Borkowski, Songs You Won’t Like on an Album You Don’t Want (15-song CD, a “No Label First Edition available from CD Baby and other online independent retailers).
Borkowski’s Songs You Won’t Like on an Album You Don’t Want tries so hard not to be liked that it’s irresistible. It is the savage breast that hath charms.
The opening number, “Everybody Wants to Commit Suicide,” is a miasma of tribal beats and bubblegum, with coolly delivered shock-lyrics such as “Everybody wants blistering STDs/Everybody wants greenhouse effect degrees.” It’s cruelly catchy, not something you’d want to be caught singing out loud in public.
The hits just keep on coming: the self-aggrandizing “Human Against Pregnancy,” the plea to “reasonable people” that “Your God Sucks… Sucks so much… Yes, he does… Sucks so much…”) “Sex Fight” (“Let’s jump up and down on our hearts with a pogo stick”), “War on Animals,” “The Universe is Annoying.” The album’s liner notes includes a bonus essay on “Whales, Squirrels and Suicides” which furthers the provocation, and the amusement.
One simply hopes, for the sake of the world, that all this bitterness is ironic. It’s certainly consistent, in a wondrous, tempered manner. The whole album is recorded in an appealing style reminiscent of ‘90s commercialized indie rock—the shouted raspy whispers, the wobbly upfront guitars, the deliberate second-generation-Sister-Ray fuzz and feedback of “Satan’s College of Nude Girls,” the spaghetti-western sonic sensibility of “Panoply of Rainclouds,” the neoclassical languor of “Rise of the Agnostics” (which quickly descends into Faustian thump/buzz percussion and winsome yowls).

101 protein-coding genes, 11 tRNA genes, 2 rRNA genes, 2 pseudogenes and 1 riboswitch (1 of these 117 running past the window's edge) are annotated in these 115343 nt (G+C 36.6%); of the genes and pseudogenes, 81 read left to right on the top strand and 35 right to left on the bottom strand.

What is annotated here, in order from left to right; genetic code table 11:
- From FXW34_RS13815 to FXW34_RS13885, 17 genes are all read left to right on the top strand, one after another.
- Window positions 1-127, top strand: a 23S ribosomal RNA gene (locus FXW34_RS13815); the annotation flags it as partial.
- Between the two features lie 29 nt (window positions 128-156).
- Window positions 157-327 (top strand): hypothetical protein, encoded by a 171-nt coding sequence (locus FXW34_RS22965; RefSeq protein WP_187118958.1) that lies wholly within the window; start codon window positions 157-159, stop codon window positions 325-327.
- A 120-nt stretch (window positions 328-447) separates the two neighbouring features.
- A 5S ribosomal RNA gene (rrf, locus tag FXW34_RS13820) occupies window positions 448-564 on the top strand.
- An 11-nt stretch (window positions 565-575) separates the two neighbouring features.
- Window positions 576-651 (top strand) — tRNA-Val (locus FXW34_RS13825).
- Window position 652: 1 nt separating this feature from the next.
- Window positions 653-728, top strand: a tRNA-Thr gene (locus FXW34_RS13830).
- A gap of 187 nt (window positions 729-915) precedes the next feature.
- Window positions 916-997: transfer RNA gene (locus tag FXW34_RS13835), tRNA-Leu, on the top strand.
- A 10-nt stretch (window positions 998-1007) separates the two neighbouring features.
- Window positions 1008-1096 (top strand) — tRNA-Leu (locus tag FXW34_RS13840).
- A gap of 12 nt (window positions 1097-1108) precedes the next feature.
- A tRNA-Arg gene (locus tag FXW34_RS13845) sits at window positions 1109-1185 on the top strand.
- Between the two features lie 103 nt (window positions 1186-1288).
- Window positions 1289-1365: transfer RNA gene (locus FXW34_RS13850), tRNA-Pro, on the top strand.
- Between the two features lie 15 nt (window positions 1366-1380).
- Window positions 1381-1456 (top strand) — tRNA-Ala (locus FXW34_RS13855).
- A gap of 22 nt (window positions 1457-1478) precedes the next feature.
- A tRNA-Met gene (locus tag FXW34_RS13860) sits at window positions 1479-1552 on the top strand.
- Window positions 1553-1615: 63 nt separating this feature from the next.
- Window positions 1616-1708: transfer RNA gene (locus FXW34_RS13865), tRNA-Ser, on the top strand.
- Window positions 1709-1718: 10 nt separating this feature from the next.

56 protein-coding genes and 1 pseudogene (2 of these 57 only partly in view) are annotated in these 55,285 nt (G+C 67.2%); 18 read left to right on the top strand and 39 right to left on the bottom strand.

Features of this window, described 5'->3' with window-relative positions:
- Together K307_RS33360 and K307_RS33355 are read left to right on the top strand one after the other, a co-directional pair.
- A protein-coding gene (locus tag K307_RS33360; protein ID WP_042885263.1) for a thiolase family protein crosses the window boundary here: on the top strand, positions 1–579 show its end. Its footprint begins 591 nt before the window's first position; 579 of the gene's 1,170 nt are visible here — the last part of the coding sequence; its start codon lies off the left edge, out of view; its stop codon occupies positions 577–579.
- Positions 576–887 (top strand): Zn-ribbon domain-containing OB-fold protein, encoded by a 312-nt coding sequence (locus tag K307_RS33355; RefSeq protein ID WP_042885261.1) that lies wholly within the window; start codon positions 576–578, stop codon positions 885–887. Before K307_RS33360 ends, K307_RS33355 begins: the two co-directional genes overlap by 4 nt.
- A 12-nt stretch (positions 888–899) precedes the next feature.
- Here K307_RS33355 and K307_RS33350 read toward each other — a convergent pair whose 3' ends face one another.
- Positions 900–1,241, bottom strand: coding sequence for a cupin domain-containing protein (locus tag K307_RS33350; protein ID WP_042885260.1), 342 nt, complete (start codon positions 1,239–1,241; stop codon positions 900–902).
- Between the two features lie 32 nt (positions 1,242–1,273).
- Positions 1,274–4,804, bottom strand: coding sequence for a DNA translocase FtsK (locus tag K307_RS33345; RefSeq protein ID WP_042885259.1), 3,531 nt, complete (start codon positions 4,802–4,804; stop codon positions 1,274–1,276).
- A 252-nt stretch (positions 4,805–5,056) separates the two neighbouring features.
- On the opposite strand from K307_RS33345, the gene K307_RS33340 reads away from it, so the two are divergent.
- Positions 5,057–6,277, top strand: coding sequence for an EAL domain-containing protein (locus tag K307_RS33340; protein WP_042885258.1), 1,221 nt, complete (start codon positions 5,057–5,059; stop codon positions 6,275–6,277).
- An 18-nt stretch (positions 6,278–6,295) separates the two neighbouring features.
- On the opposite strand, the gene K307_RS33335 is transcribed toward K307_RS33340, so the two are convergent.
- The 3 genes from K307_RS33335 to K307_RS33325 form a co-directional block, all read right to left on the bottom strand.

There’s a persistent echo in the mix, reminiscent of bandleader (and band in general) Tim Borkowski’s old group Groovski. But Groovski was ALL echo. This is layered, textured, chemically unstable and volatile stuff, complex in nature but disarmingly direct. The lyrics of these songs are as good as the titles, and the care taken with the musical shifts and depths take the whole project to a higher plane. This is an album that rewards several different states of mind, and it deserves to be bought and downloaded on numerous devices so that it can be explored as widely as possible.
Songs You Won’t Like on an Album You Don’t Want belies its brilliant title. This stuff is intoxicating and easy to swallow, with the slight caveat that it’s made out of shards of glass.
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